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Deep Purple

 

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Listen1. Smoke On The Water (1971 Recording)Deepest Purple - The Very Best Of Deep Purple 5:400.99  Buy MP3 
Listen2. Smoke On The Water (1997 Digital Remaster)The Very Best Of 3:470.99  Buy MP3 
Listen3. Highway StarDeepest Purple - The Very Best Of Deep Purple 6:070.99  Buy MP3 
Listen4. Strange Kind Of WomanDeepest Purple - The Very Best Of Deep Purple 3:520.99  Buy MP3 
Listen5. Sometimes I Feel Like ScreamingLive In Concert - Hong Kong March 20th 2001 7:200.69  Buy MP3 
Listen6. Space Truckin'Deepest Purple - The Very Best Of Deep Purple 4:320.99  Buy MP3 
Listen7. HushSoul Masters: Hush 4:230.69  Buy MP3 
Listen8. Black Night (Single Version)Deepest Purple - The Very Best Of Deep Purple 3:280.99  Buy MP3 
Listen9. When A Blind Man Cries (2002 Digital Remaster)Singles Collection 68/76 3:320.99  Buy MP3 
Listen10. Lazy (Live From Longbeach)Phoenix Rising (Audio Version)11:490.79  Buy MP3 
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FROM SUNDOWN TO THE RISING SUN A whirlwind two weeks; from great gigs in Luxembourg to Antwerp to the emotion,... http://t.co/U0tWlGPYKk


At a Glance

Formed: 1968 (46 years ago)


Biography

In a world that is constantly changing and where trends and fashions are unforeseeable, Deep Purple are among the few reliable constant factors of music history. For more than 30 years now, they have enriched the spirit of rock music regularly with new albums, fascinating tours, and projects causing quite a stir. Five years after their latest studio album Abandon and three years after the spectacular re-release of Concerto For Group And Orchestra, Deep Purple now present their new album Bananas, seeped in a gripping atmosphere and once again showing off their enormous lust for playing. “It ... Read more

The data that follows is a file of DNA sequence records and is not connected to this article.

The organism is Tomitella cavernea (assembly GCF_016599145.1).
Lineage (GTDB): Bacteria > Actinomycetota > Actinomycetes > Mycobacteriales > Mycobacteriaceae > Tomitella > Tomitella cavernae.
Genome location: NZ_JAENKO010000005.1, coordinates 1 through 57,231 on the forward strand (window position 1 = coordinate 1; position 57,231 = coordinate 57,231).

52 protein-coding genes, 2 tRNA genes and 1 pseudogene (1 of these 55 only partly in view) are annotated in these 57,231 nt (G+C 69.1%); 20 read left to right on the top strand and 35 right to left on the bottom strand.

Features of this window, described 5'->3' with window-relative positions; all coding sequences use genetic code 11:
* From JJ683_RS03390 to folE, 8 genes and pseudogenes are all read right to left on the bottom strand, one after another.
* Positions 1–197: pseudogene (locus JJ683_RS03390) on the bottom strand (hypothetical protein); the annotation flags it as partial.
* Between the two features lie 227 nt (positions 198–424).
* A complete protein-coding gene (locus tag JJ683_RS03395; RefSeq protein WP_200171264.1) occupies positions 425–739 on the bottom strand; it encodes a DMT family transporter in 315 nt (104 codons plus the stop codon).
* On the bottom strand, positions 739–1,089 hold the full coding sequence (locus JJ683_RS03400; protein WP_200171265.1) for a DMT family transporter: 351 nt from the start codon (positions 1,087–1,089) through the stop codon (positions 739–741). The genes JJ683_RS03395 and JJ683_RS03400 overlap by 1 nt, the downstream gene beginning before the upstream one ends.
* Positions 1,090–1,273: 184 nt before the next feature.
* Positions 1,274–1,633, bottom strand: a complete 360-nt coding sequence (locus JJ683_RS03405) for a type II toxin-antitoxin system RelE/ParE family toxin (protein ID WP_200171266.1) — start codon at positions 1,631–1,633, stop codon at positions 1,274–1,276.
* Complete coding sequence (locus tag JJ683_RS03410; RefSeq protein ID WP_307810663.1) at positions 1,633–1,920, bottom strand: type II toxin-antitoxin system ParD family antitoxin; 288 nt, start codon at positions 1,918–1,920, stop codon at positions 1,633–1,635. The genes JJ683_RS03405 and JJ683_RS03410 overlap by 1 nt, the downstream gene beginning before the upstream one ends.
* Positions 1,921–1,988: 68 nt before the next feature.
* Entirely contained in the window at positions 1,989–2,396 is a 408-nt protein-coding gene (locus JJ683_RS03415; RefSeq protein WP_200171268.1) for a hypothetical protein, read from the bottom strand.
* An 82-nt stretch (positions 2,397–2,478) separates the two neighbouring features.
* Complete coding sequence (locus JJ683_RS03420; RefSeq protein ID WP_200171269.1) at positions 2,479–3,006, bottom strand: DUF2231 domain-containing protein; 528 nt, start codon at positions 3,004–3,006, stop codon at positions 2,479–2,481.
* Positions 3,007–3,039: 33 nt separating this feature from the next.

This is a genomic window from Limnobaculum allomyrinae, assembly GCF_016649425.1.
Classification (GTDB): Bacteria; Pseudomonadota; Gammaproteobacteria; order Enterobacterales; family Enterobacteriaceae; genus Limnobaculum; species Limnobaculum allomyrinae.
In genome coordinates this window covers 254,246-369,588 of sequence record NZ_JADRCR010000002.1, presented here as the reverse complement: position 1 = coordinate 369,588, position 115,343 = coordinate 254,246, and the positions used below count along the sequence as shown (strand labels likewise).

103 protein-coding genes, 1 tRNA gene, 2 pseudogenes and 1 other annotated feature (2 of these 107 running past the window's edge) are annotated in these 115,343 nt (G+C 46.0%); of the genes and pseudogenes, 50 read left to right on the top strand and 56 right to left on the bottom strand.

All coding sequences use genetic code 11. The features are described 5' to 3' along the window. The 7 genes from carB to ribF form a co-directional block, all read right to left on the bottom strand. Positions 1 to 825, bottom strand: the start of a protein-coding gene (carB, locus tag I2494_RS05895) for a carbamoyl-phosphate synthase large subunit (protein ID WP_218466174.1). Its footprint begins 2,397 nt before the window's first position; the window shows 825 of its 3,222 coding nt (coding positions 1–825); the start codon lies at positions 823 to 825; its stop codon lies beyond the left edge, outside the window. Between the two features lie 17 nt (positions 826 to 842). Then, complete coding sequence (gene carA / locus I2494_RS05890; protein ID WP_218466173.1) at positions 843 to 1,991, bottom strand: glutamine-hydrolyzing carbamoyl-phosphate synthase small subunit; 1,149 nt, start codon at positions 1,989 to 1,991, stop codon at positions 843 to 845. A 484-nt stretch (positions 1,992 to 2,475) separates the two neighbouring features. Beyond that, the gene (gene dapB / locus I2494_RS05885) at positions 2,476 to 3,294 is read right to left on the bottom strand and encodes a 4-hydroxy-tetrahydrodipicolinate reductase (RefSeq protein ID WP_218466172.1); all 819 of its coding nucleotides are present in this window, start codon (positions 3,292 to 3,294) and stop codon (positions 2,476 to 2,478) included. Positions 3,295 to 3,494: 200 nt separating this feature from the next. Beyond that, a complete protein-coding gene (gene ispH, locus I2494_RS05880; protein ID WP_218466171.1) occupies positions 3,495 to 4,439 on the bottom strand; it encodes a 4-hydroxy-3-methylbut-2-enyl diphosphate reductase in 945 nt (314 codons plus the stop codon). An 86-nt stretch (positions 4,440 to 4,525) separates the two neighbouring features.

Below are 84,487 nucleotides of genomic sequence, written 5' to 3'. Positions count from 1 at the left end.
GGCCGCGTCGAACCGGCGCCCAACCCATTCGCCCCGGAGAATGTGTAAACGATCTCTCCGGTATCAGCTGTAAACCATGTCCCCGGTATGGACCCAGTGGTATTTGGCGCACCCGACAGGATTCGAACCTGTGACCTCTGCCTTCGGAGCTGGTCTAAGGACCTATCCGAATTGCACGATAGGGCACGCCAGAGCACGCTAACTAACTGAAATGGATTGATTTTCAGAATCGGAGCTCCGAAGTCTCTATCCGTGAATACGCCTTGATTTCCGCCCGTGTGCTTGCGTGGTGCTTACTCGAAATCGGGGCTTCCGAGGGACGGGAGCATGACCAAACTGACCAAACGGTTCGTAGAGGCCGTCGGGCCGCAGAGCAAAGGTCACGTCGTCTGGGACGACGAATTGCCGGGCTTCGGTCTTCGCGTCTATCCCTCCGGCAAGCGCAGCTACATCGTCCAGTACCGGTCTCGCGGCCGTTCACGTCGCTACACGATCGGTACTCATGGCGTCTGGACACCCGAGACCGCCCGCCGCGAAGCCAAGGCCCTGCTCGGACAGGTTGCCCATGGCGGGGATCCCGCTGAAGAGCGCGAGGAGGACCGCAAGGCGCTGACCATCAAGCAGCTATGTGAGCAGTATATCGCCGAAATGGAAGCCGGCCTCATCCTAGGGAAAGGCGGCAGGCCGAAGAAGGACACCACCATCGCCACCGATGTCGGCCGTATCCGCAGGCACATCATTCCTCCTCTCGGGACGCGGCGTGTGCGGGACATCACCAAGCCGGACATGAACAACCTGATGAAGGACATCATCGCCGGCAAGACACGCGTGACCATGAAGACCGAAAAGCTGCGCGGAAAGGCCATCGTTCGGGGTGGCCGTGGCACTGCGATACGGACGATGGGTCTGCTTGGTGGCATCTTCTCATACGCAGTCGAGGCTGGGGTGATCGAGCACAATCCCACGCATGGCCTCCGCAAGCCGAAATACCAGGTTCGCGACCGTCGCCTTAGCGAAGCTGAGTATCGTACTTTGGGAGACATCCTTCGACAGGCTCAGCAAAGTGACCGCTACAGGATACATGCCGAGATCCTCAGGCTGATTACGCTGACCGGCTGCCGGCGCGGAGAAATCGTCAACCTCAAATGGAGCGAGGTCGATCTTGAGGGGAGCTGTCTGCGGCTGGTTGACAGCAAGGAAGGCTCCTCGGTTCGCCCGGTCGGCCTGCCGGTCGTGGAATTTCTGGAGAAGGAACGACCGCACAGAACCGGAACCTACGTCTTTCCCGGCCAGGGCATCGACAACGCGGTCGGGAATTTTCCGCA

In a world that is constantly changing and where trends and fashions are unforeseeable, Deep Purple are among the few reliable constant factors of music history. For more than 30 years now, they have enriched the spirit of rock music regularly with new albums, fascinating tours, and projects causing quite a stir. Five years after their latest studio album Abandon and three years after the spectacular re-release of Concerto For Group And Orchestra, Deep Purple now present their new album Bananas, seeped in a gripping atmosphere and once again showing off their enormous lust for playing. “It has always been like this in the history of Deep Purple, that a more difficult album would be followed by one that was easier for us”, says bass player Roger Glover, member from day one and organisational centre of the band. “Purpendicular was incredibly easy for us to realise at the time, while Abandon was quite a struggle. So we reckoned that Bananas would automatically be easier for us, and fortunately, it was.”

Deep Purple met up in L.A. in December of 2002, wrote the material for the album within only one month and in the spring of 2003 another month was all they needed for the complete recording. And this spontaneous and easy-going approach shimmers through the songs. Bananas, a completely rounded work of art, has Deep Purple rocking and conjuring up a whole arsenal of catchy melodies and masterly instrumental passages. Vocals, guitar, bass, organ, and drums interlock in such a natural-sounding way as can only be achieved by musicians who have known each other for years and have a mutual understanding. And yet, Bananas is the first album Deep Purple have written and recorded with their new organ player, Don Airey.